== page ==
COVID-19 is a threat to humans and animals alike.

Eight animals at the Smithsonian’s National Zoo in Washington, D.C., are presumed to have tested positive for COVID-19. Six African lions, a Sumatran tiger and two Siberian tigers are being treated for COVID-19 and under close observation, the zoo said.

Final confirmation of the preliminary test is expected within days.

The zoo said the public was not at risk, given the physical distance between the animals and visitors, since its “existing COVID-19 protocols restrict behind-the-scenes access in all animal areas and require use of personal protective equipment, hygiene, cleaning, employee self-screening and health management.”

Zookeepers noticed the animals were eating less, coughing and sneezing, and generally lethargic, so they took fecal samples to test for COVID-19. The big cats are being given anti-inflammatory and anti-nausea medications “to address discomfort and decreased appetite.” They are also receiving antibiotics to protect against secondary bacterial infections like pneumonia.

The National Zoo said it doesn’t have evidence pointing to exactly where the infection originated, and no other animals appear infected.

Adult female Sumatran tiger, Damai, at the Smithsonian’s National Zoo. Several big cats at the zoo are presumed to have COVID-19. (Smithsonian’s National Zoo & Conservation Biology Institute/Zenger)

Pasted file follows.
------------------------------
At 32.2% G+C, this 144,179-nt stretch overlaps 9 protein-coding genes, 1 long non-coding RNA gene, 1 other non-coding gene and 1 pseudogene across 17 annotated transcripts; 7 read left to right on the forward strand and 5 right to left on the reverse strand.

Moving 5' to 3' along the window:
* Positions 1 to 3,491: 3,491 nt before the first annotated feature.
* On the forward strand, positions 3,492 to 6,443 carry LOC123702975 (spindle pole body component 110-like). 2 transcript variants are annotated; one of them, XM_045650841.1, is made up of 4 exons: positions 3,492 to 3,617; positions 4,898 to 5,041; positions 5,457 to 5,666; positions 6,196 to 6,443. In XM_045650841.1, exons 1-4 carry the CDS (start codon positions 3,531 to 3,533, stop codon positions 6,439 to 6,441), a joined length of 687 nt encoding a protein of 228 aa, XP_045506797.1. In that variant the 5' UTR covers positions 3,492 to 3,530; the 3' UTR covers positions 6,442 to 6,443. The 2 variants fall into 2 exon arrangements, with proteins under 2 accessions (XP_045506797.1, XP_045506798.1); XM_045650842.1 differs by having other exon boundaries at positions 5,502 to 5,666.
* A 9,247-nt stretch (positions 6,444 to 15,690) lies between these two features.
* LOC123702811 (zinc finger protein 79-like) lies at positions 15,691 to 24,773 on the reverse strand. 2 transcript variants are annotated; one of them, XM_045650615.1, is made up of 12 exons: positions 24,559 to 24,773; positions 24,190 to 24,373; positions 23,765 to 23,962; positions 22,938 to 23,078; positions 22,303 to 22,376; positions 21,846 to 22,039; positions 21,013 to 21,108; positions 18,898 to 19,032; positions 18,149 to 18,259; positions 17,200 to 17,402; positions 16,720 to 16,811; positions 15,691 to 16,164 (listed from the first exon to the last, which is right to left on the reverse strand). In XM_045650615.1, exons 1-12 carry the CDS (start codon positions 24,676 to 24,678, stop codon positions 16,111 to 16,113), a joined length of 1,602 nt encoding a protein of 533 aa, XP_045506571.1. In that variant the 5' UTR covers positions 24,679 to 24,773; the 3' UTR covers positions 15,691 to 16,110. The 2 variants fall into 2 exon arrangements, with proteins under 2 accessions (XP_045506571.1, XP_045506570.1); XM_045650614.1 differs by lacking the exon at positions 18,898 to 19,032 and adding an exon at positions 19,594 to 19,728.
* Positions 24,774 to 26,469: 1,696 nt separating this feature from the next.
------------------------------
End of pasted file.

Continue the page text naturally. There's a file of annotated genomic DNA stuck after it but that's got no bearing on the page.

Based on available information to date, the risk of animals spreading SARS-CoV-2, the virus that causes COVID-19, to people is considered to be low, according to the Centers for Disease Control and Prevention (CDC). However, people who have COVID-19 should avoid contact with animals, including pets, livestock and wildlife.

The U.S. Department of Agriculture has authorized a vaccine against COVID-19 designed specifically for zoo animals. It is made by Zoetis, an American drug company that makes vaccines for pets and other animals.

African lion at Smithsonian’s National Zoo. Several big cats at the zoo are presumed to have COVID-19. (Smithsonian’s National Zoo & Conservation Biology Institute/Zenger)

Zoetis said in a July statement that it was donating thousands of doses to zoos across the country to help protect more than 100 species of mammals. The Zoetis vaccine is administered in two doses, delivered three weeks apart. Animals are considered fully protected two weeks after receiving their second dose.

This is not the first time coronavirus infections have hit big cats. Several at the Bronx Zoo in New York City tested positive in spring 2020. All survived.

A lion died of COVID-19 in India’s Valandur Zoo in June; 10 others were being treated for the disease at the same time. And zookeepers in Sweden euthanized a 17-year-old tiger on Jan. 11 after it tested positive.

Edited by Fern Siegel and Kristen Butler

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